Stephen Turner Rives
Mother: Mary H. Ragsdale
Birth: 2 May
Birth Source: Reliques of the Rives
Death: 15 Aug 1956
Death Source: Headstone
Spouse1: Post Wheeler, m. 29 Dec 1906
Hallie Erminie Rives, the well-known and popular authoress, was born in Christian county, Ky., and has since resided in many and various places throughout the world. The titles of her published works include: The Singing Wire; A Fool in Spots; Smoking Flax, 1896; As the Hart Panteth, 1898; A Furnace of Earth, 1900; Hearts Courageous, 1902; The Castaway, 1904; Tales from Dickens, 1905; Satan Sanderson, 1907; The Kingdom of Slender Swords, 1909; The Valiants of Virginia, 1912; The Long Lane's Turning, 1916; and The Magic Man, 1927.
Hallie Erminie Rives married December 29, 1906, in the American Embassy at Tokio, Japan, Post Wheeler (b. Aug. 6, 1869, at Oswego, N. Y., son of Rev. Dr. Henry Wheeler, a native of Somersetshire, England, and his wife, Mary Sparkes). Mr. Post Wheeler attended Rugby and the William Penn Charter School and was graduated from Princeton University with the degree of B. A. in 1891, and Litt. D. in 1893. He later studied at the University of Pennsylvania and at the Sorbonne, and became correspondent in Paris and Morocco of the Westminster Gazette and N. Y. Evening Post. He served as editor of the New York Press, 1896-1900; spent some time among the Tukudh Indians in the Arctic regions and has written much of interest concerning them. In 1906 Mr. Wheeler was appointed, after examination, Second Secretary of the American Embassy to Japan. He was subsequently First Secretary of the American Embassies to Russia and Italy. Since 1917 he has served as Counsellor of the Embassy in Tokyo ; of the Legation at Stockholm ; and the Embassy at London. Mr. Wheeler is a member of the Asiatic Soc. of Japan ; Japan Soc., London; Pi Gamma Mu; Loyal Legion; Royal Geog. Soc.; Am. Geog. Soc.; and is a 33d degree Mason. He is the author of: The Writer, 1893; Reflections of a Bachelor, 1897; Love-in-a-Mist, poems, 1901; Poems, 1902; and Russian Wonder Tales, 1910; The Ho-Dau-Zo (Ten-Thousand-Jewel Storehouse of Nippon), 12 vols.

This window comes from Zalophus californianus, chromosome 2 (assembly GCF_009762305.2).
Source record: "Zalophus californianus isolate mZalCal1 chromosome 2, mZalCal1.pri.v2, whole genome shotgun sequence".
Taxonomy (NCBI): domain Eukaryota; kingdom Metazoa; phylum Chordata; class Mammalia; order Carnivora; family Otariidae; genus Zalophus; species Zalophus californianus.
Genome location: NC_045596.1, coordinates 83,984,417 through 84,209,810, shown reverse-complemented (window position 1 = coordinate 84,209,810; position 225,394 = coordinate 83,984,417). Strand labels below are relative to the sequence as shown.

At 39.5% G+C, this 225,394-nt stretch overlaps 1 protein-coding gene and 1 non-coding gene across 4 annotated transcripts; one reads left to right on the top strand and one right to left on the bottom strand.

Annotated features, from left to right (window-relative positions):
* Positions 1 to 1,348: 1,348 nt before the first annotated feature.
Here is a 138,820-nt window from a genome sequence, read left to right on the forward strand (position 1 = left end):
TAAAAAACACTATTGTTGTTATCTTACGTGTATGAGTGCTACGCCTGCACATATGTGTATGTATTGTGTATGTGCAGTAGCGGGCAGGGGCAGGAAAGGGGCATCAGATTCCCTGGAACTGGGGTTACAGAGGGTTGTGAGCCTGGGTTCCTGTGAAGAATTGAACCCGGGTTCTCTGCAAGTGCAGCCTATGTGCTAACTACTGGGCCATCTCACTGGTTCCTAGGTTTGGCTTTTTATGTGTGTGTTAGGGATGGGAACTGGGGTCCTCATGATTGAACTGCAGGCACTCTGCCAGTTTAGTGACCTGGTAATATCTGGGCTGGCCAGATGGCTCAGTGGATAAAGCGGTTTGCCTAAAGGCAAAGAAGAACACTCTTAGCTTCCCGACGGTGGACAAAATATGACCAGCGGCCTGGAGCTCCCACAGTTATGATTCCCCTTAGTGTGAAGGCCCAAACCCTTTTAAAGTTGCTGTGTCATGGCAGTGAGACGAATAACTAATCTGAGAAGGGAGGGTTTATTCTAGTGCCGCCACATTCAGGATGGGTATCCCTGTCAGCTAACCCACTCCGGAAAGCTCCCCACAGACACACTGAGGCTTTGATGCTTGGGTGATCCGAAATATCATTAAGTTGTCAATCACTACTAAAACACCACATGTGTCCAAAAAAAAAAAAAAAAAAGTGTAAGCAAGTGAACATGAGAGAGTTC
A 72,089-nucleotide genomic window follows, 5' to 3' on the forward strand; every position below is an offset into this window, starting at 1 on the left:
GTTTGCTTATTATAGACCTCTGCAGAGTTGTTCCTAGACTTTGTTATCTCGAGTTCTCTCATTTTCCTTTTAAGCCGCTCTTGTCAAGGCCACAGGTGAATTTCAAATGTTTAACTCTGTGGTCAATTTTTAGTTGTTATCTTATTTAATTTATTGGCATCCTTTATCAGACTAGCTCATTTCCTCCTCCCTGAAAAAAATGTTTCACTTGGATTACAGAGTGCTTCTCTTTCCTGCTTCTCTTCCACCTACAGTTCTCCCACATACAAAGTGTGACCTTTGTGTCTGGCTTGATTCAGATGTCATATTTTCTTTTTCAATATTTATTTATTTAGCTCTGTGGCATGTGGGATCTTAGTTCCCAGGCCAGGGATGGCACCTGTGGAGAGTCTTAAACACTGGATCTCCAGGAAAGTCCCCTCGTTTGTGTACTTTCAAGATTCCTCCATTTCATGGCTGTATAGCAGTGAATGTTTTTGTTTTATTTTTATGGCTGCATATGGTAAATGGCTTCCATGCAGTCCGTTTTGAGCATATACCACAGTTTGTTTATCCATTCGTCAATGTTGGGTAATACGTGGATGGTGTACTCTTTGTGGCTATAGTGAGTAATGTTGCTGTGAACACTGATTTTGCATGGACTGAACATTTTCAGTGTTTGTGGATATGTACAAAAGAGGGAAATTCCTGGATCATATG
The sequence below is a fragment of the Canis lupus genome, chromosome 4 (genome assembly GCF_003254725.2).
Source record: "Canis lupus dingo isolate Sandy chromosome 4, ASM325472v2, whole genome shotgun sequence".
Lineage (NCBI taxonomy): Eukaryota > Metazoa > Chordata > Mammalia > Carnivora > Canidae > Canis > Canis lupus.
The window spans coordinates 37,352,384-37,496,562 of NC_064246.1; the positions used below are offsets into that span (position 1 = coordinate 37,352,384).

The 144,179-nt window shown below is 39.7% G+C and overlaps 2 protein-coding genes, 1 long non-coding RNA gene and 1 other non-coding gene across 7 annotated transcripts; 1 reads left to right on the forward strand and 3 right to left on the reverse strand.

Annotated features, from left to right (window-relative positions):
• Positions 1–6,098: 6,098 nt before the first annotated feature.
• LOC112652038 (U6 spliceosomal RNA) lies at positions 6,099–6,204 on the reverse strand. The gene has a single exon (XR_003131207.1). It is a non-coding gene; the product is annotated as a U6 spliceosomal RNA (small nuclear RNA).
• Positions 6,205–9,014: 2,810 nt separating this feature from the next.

Mrs. Wheeler, who has rendered me consistent aid and encouragement in the preparation of this work, has very kindly contributed, amongst other notes, the following:
In winding up my great grandfather William Rives' estate in North Carolina several young slaves were sent to Tennessee and Kentucky to his sons. A boy named "Hinton" arrived at "Ranston" when my father was about two years old. My grandmother (Sophy) called him and put the baby (my father) in his arms saying, "Hinton, this is your young master. You must take good care of him, you belong to him." The devotion of that body servant (19 years my father's senior) is as beautiful as any classic ever written about master and slave. He went with my father to Clarksville, Tennessee to see him off to the war and never left him after his freedom until a few years before his death when he went to live near one of his grandchildren. My father bought him a little home and visited him often.
Some of the scenes of Mrs. Wheeler's novel Hearts Courageous are laid at Gladden Hall, Mecklenburg county, Va., the old Tillotson seat, which is now owned by descendants of Mrs. William Jameson, daughter of Nancy Tillotson Yancey. The heroine of the story, Anne Tillotson, is drawn from her great-great-great aunt of the same name, who is buried on the family graveyard on the same estate. Another scene (Tarleton's Raid) in the same novel is laid at Castle Hill, the seat of William Cabell Rives. The scene of her novel The Valiants of Virginia, Damory Court, is named after the Ryves family seat in Dorsetshire.
History: Childs, James Rives. Reliques of the Rives, p174
Census: 1870 Census - Trigg County, Kentucky
1880 Census - Christian County, Kentucky